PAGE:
Brandon dairy farmers earn water quality award

Colleen Kottke
Wisconsin State Farmer
Josh Hiemstra, a Fond du Lac farmer, has been using software developed at UW–Madison for more than a dozen years to track soil fertility and plan applications of fertilizer and liquid manure, stored in the “big blue lagoon” in the background.

Robert and Josh Hiemstra of Brandon were the recipients of the annual Mathias/Lesczynski Water Quality Award for 2020. The Hiemstra’s have been growing cover crops on their family’s dairy farm for over a decade.

Cover crops are gaining popularity among farmers and landowners thanks to the many benefits that can be achieved. These include reduced nitrogen and phosphorus loads entering water bodies improving water quality, increased soil organic matter, improved soil health, reduced soil erosion and expanded grazing and forage acres.

Over the years, Josh Hiemstra has experimented with different combinations of cover crops with varying degrees of success.

The Brandon farmer says it was trial and error at times as he tried several cover crop species and different planting strategies, His patience and persistence has paid off in improved yields and more which includes protecting and improving surface and ground water quality by keeping soil and nutrients in the field.

The third generation farmer runs Hiemstra Dairy LLC just east of Brandon along with his father Robert Hiemstra. The Hiemstra's recognize that soil is their farm's greatest resource and have adopted a cover crop system along with field buffers, using design and the implementation of best management practices.

Josh says his family has been moving away from traditional tillage methods for some time.

"Other than burying corn residue from combining we don't do a lot of tillage," Hiemstra said during a Summer Field Day held at the farm in 2017. "We don't want to waste the nutrients we're applying because it's expensive to buy fertilizer. Right now we're trying to use our manure to the fullest extent. However, we never spread manure on ground that's been worked."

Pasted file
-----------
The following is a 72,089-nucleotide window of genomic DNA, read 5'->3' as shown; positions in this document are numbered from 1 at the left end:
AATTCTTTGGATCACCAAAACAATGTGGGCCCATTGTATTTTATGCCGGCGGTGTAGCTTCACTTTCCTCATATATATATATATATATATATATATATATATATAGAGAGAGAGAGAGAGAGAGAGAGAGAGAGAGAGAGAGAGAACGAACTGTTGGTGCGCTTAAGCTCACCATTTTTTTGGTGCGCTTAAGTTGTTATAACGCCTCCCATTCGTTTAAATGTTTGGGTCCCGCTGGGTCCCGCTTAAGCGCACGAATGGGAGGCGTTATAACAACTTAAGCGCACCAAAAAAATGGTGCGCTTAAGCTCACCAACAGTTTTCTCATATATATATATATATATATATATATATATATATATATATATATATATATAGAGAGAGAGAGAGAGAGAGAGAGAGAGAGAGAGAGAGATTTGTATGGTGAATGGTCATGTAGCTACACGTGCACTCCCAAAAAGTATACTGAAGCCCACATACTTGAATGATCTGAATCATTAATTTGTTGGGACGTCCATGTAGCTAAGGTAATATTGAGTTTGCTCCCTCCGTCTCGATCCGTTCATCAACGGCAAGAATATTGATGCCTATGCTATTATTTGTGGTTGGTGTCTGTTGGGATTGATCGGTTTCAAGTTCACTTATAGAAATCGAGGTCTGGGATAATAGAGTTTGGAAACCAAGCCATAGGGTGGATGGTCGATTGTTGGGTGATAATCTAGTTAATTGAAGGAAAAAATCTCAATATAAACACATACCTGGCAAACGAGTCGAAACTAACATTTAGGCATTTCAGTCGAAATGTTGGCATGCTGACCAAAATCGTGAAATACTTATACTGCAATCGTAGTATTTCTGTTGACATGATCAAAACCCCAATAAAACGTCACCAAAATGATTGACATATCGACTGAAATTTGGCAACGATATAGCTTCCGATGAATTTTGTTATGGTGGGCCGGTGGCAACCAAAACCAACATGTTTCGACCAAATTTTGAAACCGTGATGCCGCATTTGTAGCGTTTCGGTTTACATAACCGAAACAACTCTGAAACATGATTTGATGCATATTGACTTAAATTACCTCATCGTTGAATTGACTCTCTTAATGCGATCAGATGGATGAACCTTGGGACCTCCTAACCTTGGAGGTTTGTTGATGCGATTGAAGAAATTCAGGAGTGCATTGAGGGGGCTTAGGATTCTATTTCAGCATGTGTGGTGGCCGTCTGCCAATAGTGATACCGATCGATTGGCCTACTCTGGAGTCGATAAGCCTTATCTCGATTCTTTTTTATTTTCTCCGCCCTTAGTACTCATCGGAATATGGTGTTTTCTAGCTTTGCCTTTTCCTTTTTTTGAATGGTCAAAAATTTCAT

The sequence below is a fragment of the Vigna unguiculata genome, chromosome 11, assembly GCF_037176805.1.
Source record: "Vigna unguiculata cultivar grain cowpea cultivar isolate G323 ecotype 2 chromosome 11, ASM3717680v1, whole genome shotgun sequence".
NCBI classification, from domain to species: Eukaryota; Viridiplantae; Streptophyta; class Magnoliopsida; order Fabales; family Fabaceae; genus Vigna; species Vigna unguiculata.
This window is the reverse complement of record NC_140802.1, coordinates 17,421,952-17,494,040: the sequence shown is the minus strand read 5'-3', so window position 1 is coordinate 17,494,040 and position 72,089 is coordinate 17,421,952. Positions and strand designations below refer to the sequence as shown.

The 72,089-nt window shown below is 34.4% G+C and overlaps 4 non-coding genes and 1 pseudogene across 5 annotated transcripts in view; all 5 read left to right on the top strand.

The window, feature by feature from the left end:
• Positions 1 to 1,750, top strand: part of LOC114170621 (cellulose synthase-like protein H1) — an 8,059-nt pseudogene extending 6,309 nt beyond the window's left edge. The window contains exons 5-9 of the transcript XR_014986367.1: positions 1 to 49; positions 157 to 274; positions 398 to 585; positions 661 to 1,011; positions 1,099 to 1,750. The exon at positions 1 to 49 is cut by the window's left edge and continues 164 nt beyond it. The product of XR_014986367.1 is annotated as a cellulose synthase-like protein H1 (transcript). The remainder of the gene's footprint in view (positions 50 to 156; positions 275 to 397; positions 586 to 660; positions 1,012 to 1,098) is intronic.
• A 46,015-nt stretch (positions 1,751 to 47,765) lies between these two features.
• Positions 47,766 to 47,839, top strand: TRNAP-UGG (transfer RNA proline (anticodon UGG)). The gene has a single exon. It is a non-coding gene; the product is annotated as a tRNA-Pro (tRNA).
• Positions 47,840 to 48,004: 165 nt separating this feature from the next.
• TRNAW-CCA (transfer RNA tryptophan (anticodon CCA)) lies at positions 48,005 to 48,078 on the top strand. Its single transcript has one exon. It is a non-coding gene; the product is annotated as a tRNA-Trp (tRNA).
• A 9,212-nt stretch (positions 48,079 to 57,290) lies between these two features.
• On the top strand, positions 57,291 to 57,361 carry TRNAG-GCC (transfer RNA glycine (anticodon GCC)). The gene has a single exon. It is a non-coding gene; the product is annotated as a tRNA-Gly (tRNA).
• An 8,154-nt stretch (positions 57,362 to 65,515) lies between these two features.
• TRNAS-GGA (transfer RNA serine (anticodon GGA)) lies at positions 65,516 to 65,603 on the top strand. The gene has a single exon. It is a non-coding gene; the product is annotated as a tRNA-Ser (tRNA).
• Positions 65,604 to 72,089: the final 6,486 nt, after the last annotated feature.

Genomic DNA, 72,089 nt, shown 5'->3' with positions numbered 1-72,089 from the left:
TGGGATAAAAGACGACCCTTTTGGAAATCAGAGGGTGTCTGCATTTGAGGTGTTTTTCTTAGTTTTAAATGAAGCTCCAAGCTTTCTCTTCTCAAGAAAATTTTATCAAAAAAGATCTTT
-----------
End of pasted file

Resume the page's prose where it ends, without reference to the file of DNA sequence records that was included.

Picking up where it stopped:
Hiemstra says the use of cover crops have increased soil organic matter, improved soil health and fertility along with reduced soil erosion. The family notes that cover crops also helps to extend their forage inventory.

In recognition of the family's conservation practices that help protect surface water from runoff of sediments, nutrients and chemicals into rivers, streams and waterways – and especially Lake Winnebago – the Hiemstras were honored with the Mathias/Lesczynski Water Quality Award.

The award is sponsored by the Lake WInnebago Quality Improvement Association of Fond du Lac County.

Fifteen years ago the Hiemstra's employed a software program intended to cut water pollution and soil erosion. Josh Hiemstra said the program has matured into an essential production tool for farmers.

“I began using it in 2005 because I had to, I won’t lie,” he says in his barn office, as he gears up for the fall harvest on a 525-acre farm.

The software, called SnapPlus, was created at the UW–Madison department of soil science and introduced in 2005 under a state-federal mandate to reduce soil erosion and prevent runoff of nitrogen and phosphorus. These essential nutrients can over-fertilize lakes and streams, and feed the “dead zone” in the Gulf of Mexico.

“Now, I use it because it helps me make better business decisions, better environmental decisions,” Hiemstra told University of Wisconsin officials. “SnapPlus is a big deal for farmers.”

In the accompanying video, the Hiemstras show us how they utilize cover-crops to extend their forage inventory and improve soil health and fertility.

RELATED: Farmers using UW-built software statewide to cut pollution, plan soil fertility

RELATED: Cover crops help Brandon family to achieve goals